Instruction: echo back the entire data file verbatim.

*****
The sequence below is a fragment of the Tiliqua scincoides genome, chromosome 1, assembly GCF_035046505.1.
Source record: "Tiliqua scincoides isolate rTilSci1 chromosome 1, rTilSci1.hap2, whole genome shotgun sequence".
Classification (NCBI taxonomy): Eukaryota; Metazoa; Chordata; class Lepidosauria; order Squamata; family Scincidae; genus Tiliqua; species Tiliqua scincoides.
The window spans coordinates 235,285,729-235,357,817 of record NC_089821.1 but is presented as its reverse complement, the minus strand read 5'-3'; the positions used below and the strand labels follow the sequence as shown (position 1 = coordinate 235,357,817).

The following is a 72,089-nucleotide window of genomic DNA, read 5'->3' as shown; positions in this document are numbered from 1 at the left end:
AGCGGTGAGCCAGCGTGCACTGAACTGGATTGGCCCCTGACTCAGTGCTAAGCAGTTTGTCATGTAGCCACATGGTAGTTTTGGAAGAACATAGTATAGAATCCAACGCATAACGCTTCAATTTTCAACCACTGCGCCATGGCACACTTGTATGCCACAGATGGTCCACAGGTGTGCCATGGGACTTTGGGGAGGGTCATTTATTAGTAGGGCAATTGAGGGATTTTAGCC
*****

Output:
The sequence below is a fragment of the Tiliqua scincoides genome, chromosome 1, assembly GCF_035046505.1.
Source record: "Tiliqua scincoides isolate rTilSci1 chromosome 1, rTilSci1.hap2, whole genome shotgun sequence".
Classification (NCBI taxonomy): Eukaryota; Metazoa; Chordata; class Lepidosauria; order Squamata; family Scincidae; genus Tiliqua; species Tiliqua scincoides.
The window spans coordinates 235,285,729-235,357,817 of record NC_089821.1 but is presented as its reverse complement, the minus strand read 5'-3'; the positions used below and the strand labels follow the sequence as shown (position 1 = coordinate 235,357,817).

The following is a 72,089-nucleotide window of genomic DNA, read 5'->3' as shown; positions in this document are numbered from 1 at the left end:
AGCGGTGAGCCAGCGTGCACTGAACTGGATTGGCCCCTGACTCAGTGCTAAGCAGTTTGTCATGTAGCCACATGGTAGTTTTGGAAGAACATAGTATAGAATCCAACGCATAACGCTTCAATTTTCAACCACTGCGCCATGGCACACTTGTATGCCACAGATGGTCCACAGGTGTGCCATGGGACTTTGGGGAGGGTCATTTATTAGTAGGGCAATTGAGGGATTTTAGCC